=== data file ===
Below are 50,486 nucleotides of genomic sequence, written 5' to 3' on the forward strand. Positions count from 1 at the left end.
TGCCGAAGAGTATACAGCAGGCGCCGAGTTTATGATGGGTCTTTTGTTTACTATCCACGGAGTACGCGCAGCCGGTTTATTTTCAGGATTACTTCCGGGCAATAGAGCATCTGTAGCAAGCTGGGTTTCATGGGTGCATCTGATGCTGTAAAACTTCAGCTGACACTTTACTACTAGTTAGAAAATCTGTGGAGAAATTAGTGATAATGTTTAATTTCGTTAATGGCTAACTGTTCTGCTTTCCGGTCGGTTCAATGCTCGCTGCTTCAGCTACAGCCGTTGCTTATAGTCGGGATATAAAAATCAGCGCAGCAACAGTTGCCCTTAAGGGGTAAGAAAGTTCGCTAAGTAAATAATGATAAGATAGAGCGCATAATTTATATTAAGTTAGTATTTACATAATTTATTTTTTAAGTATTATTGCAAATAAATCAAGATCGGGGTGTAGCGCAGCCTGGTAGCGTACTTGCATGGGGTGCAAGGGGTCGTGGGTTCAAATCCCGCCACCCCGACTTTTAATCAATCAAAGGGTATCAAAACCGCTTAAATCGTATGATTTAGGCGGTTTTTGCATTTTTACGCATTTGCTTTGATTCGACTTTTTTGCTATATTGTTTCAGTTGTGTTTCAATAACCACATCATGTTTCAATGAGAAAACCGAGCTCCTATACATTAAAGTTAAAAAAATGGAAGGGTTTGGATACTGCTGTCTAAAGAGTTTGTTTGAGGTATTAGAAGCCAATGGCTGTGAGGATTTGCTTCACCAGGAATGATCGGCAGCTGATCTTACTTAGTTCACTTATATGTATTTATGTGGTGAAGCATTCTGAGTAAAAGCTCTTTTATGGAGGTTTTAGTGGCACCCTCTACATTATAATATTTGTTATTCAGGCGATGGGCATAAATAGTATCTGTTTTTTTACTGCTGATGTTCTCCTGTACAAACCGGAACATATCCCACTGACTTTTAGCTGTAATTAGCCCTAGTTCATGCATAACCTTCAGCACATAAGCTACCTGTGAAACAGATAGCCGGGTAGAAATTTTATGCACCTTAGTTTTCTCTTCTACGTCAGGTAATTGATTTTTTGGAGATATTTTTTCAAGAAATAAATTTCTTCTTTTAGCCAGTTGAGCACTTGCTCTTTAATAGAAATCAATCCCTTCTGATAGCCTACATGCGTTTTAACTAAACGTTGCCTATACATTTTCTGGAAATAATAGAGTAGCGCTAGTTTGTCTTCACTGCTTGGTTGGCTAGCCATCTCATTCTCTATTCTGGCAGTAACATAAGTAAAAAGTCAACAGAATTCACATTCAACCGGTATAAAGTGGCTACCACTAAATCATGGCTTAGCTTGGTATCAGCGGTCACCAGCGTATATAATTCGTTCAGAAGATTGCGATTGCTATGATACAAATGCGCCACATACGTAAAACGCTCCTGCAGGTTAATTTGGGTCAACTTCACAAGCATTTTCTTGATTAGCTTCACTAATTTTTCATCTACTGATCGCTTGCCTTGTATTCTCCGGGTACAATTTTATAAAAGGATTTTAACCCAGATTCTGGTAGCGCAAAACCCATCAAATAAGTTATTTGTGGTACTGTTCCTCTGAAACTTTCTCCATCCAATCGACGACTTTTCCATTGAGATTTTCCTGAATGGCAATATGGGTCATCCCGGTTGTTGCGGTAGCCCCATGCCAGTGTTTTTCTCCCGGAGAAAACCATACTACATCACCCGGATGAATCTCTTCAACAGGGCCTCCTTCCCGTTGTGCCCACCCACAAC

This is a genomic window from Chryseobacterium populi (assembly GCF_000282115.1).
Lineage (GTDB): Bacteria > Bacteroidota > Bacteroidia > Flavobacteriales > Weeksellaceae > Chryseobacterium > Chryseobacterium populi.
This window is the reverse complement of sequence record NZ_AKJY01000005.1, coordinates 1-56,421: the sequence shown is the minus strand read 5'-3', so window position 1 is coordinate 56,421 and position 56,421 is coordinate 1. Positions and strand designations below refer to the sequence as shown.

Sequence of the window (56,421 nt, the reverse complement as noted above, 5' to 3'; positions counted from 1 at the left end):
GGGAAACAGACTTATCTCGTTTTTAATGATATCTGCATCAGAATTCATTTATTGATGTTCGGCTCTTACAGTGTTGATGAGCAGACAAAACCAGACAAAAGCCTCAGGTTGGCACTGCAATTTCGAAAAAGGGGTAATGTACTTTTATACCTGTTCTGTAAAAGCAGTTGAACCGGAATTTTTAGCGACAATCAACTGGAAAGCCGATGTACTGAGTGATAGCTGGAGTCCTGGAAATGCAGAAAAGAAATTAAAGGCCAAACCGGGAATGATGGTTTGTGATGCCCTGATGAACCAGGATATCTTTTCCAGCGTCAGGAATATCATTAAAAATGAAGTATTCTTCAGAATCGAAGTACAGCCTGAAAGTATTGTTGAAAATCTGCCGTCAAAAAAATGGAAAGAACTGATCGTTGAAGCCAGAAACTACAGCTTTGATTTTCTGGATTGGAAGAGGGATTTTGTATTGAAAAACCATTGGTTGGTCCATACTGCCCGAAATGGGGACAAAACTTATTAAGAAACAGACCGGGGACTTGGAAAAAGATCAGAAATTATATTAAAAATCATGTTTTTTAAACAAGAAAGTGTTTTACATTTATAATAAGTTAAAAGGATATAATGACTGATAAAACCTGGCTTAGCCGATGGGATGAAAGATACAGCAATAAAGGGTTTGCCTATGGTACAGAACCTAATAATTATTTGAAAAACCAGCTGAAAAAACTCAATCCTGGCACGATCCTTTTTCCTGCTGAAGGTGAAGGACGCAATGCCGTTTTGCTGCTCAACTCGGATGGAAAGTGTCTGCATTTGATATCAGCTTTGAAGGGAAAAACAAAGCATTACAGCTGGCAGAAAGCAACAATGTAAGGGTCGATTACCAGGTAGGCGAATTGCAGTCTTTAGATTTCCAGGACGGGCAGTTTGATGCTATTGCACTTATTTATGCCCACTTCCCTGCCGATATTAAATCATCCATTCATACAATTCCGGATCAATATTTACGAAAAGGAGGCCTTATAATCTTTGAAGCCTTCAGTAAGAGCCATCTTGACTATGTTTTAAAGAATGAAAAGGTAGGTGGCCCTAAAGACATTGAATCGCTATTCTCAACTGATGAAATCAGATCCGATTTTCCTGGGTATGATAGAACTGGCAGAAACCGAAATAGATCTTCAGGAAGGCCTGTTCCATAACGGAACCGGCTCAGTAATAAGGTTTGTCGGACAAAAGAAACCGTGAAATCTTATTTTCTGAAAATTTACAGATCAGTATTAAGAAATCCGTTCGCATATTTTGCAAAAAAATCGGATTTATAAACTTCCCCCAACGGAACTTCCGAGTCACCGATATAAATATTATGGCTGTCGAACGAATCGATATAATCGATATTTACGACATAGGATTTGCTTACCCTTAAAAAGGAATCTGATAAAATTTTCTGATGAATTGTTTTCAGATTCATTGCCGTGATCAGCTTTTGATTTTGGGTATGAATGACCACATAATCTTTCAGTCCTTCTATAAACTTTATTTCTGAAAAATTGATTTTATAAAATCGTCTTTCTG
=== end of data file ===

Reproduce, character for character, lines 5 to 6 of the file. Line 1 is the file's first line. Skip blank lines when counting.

This window is the reverse complement of sequence record NZ_AKJY01000005.1, coordinates 1-56,421: the sequence shown is the minus strand read 5'-3', so window position 1 is coordinate 56,421 and position 56,421 is coordinate 1. Positions and strand designations below refer to the sequence as shown.

Sequence of the window (56,421 nt, the reverse complement as noted above, 5' to 3'; positions counted from 1 at the left end):